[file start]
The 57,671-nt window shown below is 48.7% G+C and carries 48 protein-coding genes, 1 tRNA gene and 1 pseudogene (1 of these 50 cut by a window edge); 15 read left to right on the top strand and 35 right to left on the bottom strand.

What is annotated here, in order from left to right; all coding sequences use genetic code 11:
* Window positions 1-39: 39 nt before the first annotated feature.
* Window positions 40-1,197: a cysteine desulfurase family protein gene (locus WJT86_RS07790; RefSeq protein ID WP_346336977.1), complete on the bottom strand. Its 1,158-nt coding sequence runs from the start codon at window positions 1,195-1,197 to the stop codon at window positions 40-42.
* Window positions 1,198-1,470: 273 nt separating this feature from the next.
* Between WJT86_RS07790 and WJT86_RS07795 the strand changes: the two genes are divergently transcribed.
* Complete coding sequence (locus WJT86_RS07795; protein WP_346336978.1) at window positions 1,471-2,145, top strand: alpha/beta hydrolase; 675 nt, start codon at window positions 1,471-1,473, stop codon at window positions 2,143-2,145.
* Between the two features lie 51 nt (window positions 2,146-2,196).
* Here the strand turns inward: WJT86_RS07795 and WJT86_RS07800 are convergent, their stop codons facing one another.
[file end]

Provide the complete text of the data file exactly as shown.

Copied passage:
The 57,671-nt window shown below is 48.7% G+C and carries 48 protein-coding genes, 1 tRNA gene and 1 pseudogene (1 of these 50 cut by a window edge); 15 read left to right on the top strand and 35 right to left on the bottom strand.

What is annotated here, in order from left to right; all coding sequences use genetic code 11:
* Window positions 1-39: 39 nt before the first annotated feature.
* Window positions 40-1,197: a cysteine desulfurase family protein gene (locus WJT86_RS07790; RefSeq protein ID WP_346336977.1), complete on the bottom strand. Its 1,158-nt coding sequence runs from the start codon at window positions 1,195-1,197 to the stop codon at window positions 40-42.
* Window positions 1,198-1,470: 273 nt separating this feature from the next.
* Between WJT86_RS07790 and WJT86_RS07795 the strand changes: the two genes are divergently transcribed.
* Complete coding sequence (locus WJT86_RS07795; protein WP_346336978.1) at window positions 1,471-2,145, top strand: alpha/beta hydrolase; 675 nt, start codon at window positions 1,471-1,473, stop codon at window positions 2,143-2,145.
* Between the two features lie 51 nt (window positions 2,146-2,196).
* Here the strand turns inward: WJT86_RS07795 and WJT86_RS07800 are convergent, their stop codons facing one another.